1. Ensure the immediate bilateral ceasefire.
2. Ensure the monitoring and verification by the OSCE of the ceasefire.
3. A decentralization of power, including through the adoption of the law of Ukraine “about local government provisional arrangements in some areas of Donetsk and Luhansk Oblasts” (law on the special status).
4. Ensure the permanent monitoring of the Ukrainian-Russian border and verification by the OSCE with the creation of security zones in the border regions of Ukraine and the Russian Federation.
5. To immediately release all hostages and illegally detained persons.
6. A law on preventing the prosecution and punishment of persons in connection with the events that have taken place in some areas of Donetsk and Luhansk Oblasts.
7. Continue the inclusive national dialogue.
8. To take measures to improve the humanitarian situation in Donbass.
9. Ensure early local elections in accordance with the law of Ukraine “about local government provisional arrangements in some areas of Donetsk and Luhansk Oblasts” (law on the special status).
10. Withdraw the illegal armed groups, military equipment, as well as fighters and mercenaries from Ukraine.
11. To adopt the program of economic recovery and reconstruction of Donbas region.
12. To provide personal security for the participants in the consultations.

*****SIDEBAR*****

Armed with nuclear weapons and a powerful military, Vladimir Putin is as popular in Russia because of extreme nationalism and policies of aggression as Adolf Hitler was in Germany in 1938 or 1939.

The West had better give top priority to this existential threat to its vital national security interests.

It represents a far graver threat than ISIS or the “Islamic State”, however large and real that threat may be.

See Ilya Koval, “Russland: Warum Putin nicht einlenken wird,” Die Zeit, 17. September 2014 (14:39 Uhr).

“Mit Sanktionen und Zugeständnissen versucht der Westen, Russlands Regierung von ihrem aggressiven Kurs abzubringen. Das aber ist utopisch. Fünf Gründe dafür.”

*****END OF SIDEBAR*****

Since Russian regular forces entered the Ukraine in large numbers in August, and bloodied Ukrainian forces while pushing them back from the gains they had made in previous weeks, Ukrainian President Petro Poroshenko has been increasingly accommodating to the demands of Russian President Vladimir Putin.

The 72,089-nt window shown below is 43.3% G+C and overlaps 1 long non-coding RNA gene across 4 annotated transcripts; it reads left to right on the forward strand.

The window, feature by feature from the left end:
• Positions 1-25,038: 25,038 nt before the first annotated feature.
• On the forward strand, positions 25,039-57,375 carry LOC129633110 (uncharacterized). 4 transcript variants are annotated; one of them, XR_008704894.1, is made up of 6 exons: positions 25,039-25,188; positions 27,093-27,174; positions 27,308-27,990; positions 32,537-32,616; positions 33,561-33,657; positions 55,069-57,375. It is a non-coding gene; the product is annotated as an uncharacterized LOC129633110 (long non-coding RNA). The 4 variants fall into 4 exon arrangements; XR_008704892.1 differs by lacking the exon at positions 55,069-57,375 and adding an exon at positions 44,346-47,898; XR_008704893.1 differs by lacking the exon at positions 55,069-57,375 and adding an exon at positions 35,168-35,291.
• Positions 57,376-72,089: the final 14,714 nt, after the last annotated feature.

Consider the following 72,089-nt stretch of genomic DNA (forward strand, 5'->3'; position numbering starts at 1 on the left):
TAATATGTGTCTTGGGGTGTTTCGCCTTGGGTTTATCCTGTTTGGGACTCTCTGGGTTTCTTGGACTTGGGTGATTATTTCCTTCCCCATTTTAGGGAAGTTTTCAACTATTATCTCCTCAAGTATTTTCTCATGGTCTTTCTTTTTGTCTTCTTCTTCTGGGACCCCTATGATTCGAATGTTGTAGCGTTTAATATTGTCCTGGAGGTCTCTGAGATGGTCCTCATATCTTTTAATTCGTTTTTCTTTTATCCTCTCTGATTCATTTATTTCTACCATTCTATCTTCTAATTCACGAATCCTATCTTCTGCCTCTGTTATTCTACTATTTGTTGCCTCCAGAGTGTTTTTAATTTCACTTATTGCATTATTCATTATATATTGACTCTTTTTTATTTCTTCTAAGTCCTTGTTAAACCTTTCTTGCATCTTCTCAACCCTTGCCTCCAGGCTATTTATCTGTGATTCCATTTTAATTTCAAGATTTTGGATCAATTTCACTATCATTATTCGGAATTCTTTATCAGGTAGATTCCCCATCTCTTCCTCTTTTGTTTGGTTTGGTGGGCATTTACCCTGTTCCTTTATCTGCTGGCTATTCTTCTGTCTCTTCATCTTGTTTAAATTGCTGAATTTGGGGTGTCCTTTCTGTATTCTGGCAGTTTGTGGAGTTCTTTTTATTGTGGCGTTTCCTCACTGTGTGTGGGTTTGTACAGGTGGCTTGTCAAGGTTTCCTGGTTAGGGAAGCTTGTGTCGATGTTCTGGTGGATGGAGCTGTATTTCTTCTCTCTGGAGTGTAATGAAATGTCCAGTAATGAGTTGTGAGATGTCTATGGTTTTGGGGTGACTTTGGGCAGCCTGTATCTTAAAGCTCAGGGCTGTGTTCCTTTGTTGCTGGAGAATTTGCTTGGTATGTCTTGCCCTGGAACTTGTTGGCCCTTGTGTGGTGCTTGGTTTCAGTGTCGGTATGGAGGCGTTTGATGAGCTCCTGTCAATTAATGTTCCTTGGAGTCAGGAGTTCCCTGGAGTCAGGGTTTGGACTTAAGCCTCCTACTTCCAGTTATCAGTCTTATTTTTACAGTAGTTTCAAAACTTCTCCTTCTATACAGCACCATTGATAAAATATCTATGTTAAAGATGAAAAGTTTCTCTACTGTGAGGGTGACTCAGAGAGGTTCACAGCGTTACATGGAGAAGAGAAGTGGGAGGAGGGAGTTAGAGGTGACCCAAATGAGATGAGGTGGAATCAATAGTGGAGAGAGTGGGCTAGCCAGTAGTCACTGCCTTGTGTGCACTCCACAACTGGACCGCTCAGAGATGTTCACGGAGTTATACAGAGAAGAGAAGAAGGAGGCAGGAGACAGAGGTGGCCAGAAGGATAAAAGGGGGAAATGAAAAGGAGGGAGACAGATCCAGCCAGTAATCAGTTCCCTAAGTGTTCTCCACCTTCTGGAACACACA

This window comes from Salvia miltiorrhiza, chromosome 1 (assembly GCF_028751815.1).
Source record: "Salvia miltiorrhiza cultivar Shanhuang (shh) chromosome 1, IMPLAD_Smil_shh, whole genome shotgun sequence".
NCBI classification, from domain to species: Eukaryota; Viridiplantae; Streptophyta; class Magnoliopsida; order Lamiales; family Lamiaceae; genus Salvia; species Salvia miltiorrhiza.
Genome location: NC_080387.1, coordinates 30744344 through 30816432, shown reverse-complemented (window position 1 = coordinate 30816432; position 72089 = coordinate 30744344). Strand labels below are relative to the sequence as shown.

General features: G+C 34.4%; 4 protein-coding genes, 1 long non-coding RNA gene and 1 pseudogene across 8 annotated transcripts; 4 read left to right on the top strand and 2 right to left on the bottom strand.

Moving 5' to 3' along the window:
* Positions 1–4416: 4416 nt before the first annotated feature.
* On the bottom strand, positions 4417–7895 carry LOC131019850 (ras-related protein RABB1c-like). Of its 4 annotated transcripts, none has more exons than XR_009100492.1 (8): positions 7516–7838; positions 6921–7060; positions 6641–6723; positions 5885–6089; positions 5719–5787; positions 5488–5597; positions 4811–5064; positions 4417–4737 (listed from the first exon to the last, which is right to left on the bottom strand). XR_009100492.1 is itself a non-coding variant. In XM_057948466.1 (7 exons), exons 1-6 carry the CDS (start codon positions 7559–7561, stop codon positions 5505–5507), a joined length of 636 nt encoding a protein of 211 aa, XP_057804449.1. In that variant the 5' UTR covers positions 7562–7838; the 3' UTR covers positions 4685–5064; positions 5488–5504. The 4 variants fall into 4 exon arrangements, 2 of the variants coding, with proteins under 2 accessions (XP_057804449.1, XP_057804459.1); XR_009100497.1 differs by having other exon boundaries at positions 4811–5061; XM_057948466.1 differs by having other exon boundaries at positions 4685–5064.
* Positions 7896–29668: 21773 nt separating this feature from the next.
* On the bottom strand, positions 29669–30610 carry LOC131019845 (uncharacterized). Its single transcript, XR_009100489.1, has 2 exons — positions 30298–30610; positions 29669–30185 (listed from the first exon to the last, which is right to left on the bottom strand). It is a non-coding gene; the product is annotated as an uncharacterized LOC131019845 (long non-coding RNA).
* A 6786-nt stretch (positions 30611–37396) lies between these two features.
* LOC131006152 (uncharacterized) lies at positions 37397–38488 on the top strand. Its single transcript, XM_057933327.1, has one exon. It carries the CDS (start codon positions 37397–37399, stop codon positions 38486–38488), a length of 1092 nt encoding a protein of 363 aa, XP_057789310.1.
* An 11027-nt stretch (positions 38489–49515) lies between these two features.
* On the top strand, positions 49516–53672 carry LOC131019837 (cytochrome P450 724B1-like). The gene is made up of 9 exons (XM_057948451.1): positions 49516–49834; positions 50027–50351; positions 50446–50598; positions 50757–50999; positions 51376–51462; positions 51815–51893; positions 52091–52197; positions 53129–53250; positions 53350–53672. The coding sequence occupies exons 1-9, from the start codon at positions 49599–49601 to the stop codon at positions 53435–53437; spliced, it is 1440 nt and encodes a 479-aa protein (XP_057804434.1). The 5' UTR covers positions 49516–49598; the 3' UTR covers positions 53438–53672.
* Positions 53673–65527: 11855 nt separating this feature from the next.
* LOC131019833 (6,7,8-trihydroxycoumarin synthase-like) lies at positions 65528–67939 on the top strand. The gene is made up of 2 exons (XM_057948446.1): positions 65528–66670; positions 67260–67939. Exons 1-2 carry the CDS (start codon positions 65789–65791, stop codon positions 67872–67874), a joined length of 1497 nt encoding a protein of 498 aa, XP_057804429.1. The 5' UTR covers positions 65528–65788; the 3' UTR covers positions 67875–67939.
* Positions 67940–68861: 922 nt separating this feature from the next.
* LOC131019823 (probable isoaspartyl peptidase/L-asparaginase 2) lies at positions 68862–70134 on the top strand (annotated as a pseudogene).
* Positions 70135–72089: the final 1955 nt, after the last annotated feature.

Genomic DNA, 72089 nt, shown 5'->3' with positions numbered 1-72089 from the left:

First, Poroshenko announced that 70% of the Russian troops had been withdrawn from the country, after the signing on September 5 of the Minsk Protocol establishing a 12-point plan including ceasefire and other steps in a peace plan for the eastern Ukraine.

NATO did not confirm this number. On September 16, 2014, NATO’s Supreme Allied Commander for Europe, U.S. General Philip Breedlove, was quoted as making the following statement:

SACEUR commander, Gen. Philip Breedlove, Statement on Russian troops in and bordering Ukraine

“I will paint a picture for you, which is that from a peak of well over 10 battalion task groups inside of Ukraine, I believe we’re now down to elements of probably four battalion task groups inside Ukraine.

The Russians have been removing forces to the east of the Ukrainian border back into Russia, but make no mistake – those forces are close enough to be quickly brought back to bear if required. They have not left the area that would allow them to be either a course of force or a force used for actual combat, if required.

Inside of Ukraine, we see forces that now are arrayed, I think, with two purposes. One purpose is to keep the flow of support and supply to the separatist forces and the Russian forces in the Luhansk and Donetsk area wide open. So those avenues of support will remain wide open, and I think that the Russian forces are arrayed to ensure that.

Secondarily, I think we see Russian forces arrayed to bring great pressure on Mariupol. So currently, there is a large force that threatens Mariupol. I think it has one of two possibilities for use. It can sit there and be a coercive force to ensure that the negotiations for peace fall out along the lines that Russia wants them to fall out, or it could also be used to take Mariupol, if it was there. But these forces are arrayed to allow them to do either.

So I think it’s important to say that, yes, some of the force structure has come down. No, none of it has departed. It is all still available. And the forces that remain inside of Ukraine are arrayed to set conditions to completely support the long-term effort of the separatists in the east and to either coerce or force the hand in Mariupol,” Breedlove said.